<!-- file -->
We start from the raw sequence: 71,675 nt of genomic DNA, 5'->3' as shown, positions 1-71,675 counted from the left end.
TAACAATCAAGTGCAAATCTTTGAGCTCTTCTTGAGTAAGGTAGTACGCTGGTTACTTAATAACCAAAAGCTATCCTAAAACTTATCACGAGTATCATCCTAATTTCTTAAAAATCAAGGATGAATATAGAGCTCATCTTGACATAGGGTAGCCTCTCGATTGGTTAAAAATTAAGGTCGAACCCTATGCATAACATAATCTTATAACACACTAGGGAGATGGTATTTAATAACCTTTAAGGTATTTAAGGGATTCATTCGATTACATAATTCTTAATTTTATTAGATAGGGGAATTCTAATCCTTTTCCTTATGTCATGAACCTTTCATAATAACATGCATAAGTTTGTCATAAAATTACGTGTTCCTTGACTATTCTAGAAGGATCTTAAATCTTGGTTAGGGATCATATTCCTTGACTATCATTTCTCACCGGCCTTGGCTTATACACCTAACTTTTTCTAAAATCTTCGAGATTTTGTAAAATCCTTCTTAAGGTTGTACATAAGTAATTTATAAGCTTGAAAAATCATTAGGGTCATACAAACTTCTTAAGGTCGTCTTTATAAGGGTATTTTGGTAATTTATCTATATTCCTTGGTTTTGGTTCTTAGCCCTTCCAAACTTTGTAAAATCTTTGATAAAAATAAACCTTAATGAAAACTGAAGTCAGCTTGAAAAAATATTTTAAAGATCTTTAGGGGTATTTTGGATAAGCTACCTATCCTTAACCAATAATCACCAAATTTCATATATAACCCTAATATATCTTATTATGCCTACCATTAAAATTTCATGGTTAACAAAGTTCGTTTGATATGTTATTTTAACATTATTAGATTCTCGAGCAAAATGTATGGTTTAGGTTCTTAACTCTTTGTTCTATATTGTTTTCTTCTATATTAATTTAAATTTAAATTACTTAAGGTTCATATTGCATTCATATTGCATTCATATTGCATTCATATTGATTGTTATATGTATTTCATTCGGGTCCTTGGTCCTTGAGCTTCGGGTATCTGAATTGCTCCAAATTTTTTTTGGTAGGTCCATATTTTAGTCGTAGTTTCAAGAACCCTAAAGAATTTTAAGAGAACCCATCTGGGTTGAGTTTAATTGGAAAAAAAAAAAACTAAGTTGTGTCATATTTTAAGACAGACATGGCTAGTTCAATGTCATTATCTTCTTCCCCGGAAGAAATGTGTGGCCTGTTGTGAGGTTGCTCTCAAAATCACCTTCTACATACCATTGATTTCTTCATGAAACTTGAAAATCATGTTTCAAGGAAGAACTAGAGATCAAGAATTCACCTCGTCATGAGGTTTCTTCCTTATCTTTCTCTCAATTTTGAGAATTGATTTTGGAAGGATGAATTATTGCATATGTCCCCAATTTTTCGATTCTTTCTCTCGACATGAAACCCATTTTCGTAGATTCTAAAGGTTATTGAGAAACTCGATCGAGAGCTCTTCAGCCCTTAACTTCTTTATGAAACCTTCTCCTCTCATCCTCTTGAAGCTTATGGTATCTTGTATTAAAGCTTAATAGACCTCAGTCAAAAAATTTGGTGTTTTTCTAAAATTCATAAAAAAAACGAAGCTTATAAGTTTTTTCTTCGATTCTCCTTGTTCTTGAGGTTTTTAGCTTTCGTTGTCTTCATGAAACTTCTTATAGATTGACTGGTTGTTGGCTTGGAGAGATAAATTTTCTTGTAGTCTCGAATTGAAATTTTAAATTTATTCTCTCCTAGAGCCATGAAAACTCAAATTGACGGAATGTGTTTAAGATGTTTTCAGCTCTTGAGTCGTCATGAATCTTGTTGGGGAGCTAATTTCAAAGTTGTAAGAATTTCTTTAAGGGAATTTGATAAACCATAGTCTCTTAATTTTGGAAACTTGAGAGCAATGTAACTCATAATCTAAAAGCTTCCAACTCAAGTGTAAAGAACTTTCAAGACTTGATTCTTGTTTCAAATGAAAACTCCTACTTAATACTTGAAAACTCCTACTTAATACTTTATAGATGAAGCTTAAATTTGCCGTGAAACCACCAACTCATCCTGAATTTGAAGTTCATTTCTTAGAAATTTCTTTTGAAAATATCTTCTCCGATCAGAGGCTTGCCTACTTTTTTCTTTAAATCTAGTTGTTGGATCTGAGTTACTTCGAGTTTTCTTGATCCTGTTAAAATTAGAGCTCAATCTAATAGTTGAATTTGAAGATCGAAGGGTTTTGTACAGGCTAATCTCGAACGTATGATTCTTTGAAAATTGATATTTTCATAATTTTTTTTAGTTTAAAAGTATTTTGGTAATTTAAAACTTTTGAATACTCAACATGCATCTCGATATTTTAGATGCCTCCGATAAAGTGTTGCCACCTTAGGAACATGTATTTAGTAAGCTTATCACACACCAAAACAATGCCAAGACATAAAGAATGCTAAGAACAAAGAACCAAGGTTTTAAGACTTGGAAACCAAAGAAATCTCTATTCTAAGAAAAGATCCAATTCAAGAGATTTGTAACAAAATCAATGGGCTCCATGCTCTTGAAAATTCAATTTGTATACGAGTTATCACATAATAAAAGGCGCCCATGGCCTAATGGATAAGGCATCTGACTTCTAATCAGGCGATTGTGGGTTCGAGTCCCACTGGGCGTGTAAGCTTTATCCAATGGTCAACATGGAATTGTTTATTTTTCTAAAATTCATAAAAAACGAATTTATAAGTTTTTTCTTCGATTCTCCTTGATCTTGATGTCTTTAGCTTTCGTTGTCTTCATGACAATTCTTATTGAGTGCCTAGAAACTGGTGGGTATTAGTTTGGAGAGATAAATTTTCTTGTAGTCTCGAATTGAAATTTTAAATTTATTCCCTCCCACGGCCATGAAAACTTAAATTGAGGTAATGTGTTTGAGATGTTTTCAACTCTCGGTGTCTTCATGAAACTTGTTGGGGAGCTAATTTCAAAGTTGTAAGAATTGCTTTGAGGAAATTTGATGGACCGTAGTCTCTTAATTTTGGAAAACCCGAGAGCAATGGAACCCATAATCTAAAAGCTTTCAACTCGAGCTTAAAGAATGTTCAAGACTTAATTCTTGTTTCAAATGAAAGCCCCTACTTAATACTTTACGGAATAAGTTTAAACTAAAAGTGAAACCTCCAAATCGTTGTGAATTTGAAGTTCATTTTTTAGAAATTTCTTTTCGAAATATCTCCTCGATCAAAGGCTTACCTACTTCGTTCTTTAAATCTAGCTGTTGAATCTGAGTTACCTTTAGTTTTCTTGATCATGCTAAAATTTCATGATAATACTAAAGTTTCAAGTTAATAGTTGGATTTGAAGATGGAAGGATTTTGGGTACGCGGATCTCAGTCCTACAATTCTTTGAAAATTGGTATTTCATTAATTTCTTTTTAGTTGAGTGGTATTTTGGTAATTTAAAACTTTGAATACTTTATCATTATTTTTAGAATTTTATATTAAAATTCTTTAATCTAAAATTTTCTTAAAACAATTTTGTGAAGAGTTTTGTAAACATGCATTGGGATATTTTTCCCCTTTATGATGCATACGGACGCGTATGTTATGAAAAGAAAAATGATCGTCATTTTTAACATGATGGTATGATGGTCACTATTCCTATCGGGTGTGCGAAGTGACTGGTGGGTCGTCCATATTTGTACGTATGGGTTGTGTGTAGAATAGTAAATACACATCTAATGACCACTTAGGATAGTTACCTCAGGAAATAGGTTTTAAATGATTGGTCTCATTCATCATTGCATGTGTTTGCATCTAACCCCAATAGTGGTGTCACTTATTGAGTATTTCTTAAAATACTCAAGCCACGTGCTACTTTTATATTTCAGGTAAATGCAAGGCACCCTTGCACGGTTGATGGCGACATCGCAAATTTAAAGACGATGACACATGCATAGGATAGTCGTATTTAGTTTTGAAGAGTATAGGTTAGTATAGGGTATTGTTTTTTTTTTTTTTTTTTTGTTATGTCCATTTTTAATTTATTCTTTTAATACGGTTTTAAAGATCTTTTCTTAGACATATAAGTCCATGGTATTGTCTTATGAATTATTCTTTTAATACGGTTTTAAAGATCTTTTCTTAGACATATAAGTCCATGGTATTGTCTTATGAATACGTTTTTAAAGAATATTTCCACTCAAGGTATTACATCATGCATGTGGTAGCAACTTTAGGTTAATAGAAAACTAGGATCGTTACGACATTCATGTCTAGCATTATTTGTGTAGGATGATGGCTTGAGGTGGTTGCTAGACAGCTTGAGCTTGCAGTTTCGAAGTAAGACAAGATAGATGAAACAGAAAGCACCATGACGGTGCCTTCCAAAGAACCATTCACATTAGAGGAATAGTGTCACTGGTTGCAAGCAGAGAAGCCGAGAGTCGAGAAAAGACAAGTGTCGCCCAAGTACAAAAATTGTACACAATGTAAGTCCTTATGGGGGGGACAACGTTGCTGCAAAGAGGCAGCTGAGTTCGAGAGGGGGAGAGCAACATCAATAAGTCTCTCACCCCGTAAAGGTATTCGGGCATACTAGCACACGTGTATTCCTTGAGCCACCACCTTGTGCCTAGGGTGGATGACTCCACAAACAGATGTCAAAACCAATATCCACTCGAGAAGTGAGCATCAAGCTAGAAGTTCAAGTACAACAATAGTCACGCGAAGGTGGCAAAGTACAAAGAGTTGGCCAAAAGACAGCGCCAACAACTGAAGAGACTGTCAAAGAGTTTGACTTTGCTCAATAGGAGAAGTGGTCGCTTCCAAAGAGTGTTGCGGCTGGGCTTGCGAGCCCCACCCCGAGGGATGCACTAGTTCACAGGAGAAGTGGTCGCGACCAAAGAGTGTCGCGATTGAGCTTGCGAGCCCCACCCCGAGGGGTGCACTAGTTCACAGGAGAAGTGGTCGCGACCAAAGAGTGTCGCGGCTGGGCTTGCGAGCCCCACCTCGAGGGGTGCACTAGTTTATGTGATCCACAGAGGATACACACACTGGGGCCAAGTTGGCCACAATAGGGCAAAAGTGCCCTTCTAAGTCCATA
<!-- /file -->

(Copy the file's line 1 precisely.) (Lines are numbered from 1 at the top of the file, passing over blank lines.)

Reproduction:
We start from the raw sequence: 71,675 nt of genomic DNA, 5'->3' as shown, positions 1-71,675 counted from the left end.